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What Arvind Subramanian's June report card said about govt reforms

Leading economist and now chief economic adviser Arvind Subramanian had graded the Modi govt's early reform measures

Sadiya Upade  |  Mumbai 

Arvind Subramanian
Arvind Subramanian

US-based economist was appointed the chief economic advisor (CEA) yesterday in a long-awaited decision. A former International Monetary Fund economist, Subramanian has advised the Indian government in various capacities earlier. He has also written about the macro challenges facing India and analysed the government's various measures.

In June this year, before the BJP-led government had presented its first Budget, he put out a ‘graded report card’ on the government’s reform initiatives since taking charge in mid-May. We decided to revisist Subramanian's opinion of the government and here is what India's new CEA had to say at the time about Prime Minister Modi’s initial measures. 
 
Inflation
 
India has been dogged by persistently high inflation, which has dissuaded the central bank from cutting interest rates, citing upside risks to food prices ahead. In a post for the Peterson Institute for International Economics, where he is a fellow, Subramanian termed the government’s various measures to tackle India's sticky as a step in the right direction. The move to increase the minimum support price of rice and pulses and asking states to liberalise the movement of fruits and vegetables will help moderate the rate of price increase, he said.
 
On the government’s decision to impose minimum export price for vegetables, Subramanian called for more basic reforms, but nevertheless said it should help tackle inflation, calling it 'not an unreasonable measure'. He gave both of these measures an ‘A’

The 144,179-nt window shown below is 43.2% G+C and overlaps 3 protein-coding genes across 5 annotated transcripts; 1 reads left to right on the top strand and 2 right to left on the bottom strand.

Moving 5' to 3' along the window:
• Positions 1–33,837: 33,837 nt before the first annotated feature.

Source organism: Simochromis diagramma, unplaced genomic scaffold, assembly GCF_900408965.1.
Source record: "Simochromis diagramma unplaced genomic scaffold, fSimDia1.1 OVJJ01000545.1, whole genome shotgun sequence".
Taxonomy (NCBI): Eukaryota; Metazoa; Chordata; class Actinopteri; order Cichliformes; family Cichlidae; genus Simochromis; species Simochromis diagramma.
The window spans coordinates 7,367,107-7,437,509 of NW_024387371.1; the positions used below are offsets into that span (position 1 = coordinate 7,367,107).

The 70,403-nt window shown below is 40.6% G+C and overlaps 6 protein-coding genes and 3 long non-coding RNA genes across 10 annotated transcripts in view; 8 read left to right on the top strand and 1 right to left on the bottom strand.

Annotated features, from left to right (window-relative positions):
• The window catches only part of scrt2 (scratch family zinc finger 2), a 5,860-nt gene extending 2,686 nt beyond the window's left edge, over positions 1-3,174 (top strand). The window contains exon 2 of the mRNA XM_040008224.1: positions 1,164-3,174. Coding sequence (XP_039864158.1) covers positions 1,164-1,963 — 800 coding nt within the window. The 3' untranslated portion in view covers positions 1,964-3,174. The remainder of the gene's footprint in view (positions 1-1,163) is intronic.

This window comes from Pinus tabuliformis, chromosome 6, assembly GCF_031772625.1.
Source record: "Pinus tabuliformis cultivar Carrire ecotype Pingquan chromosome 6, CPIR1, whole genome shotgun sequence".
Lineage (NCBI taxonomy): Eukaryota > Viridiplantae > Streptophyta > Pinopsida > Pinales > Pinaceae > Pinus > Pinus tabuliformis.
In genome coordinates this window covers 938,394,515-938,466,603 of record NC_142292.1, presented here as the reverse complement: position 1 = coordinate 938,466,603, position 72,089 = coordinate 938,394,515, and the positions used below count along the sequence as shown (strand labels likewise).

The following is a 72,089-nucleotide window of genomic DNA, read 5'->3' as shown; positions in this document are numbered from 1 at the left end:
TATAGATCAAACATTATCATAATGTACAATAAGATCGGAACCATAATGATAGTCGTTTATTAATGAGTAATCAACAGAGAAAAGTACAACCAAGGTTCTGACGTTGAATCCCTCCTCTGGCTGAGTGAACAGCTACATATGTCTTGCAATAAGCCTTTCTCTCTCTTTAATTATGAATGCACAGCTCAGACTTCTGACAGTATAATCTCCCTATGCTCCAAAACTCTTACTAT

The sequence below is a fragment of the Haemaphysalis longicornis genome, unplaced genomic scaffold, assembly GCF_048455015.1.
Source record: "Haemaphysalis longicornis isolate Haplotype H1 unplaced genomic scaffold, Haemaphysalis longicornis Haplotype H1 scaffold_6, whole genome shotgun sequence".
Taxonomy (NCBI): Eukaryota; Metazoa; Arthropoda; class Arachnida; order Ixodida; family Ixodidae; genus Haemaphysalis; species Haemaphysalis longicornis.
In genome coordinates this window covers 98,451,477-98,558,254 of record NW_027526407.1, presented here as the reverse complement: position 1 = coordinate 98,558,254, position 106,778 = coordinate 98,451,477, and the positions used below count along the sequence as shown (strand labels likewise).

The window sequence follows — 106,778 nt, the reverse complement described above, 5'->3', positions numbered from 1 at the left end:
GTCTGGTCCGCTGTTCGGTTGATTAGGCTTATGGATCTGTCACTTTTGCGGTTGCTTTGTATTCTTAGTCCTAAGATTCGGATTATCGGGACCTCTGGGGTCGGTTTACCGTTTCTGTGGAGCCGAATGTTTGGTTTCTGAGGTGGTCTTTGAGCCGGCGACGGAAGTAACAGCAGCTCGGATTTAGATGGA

Labour reforms
 
Rollback of labour laws, which were initiated in Rajasthan, will help boost manufacturing output and employment, Subramanian said, and recommended a similar rollout in other states, giving the move an ‘A’. The government yesterday launched new labour schemes to end the so-called 'Inspector Raj' and increase transparency in the inspection process. 
 
Nonperforming loans of the corporate sector
 
Subramanian said the move to extend forbearance on nonperforming loans of corporate sector was at best an ambiguous move. 
 
"On the one hand, it gives time to address the problem of weak balance sheets, and the hope is that if growth picks up in the meantime, balance sheets will self-correct to some extent. On the other hand, this action delays and even fudges ("extend and pretend") the real adjustment that corporates have to make." This likely prompted the ‘B minus’ grade on this measure. 
 
He added that a credible framework was needed to make this action effective. Given that A known ally of RBI governor Raghuram Rajan on policy reforms, it will be interesting to see how the two move forward on this issue. 
 
Excise concessions for the automobile sector
 
Calling special handouts such as this problematic, Subramanian said the automobile sector had 'few claims for legitimate help' even though the state objective of such concessions is to push manufacturing and provide stimulus. Given that the automobile sector in India is fairly robust, such concessions precipitated a ‘C’ grade, which is considered a failing or borderline failing grade at most schools. 
 
Sugar subsidies, increasing import duty on sugar
 
Calling this as an inefficient move made to appease the sugar lobbies in Maharashtra and UP, Subramanian said it would lead to water-intensive and water-wasting resource allocation, which is bad for the medium term, especially since 2014 was considered a drought year. No wonder, then, that he gave it a resounding ‘D’. 
 
Two other key measures were delayed – an increase in natural gas price and the phase-out of diesel subsidies – earning them a deferred grade, which is awarded when a student is unable to complete a test due to reasons beyond his/her control. 
 
On the whole, Subramanian said at the time that government had made a good start, but also ended up criticising some of its measures, including Finance Minister Arun Jaitley's budget for undue optimism on revenue estimates.
 
The challenge before him as CEA now will be not to only to advise on, influence and help frame policy but also to defend the policies and actions of the government, some of which he has opposed earlier, such as India’s stand at the World Trade Organization (WTO).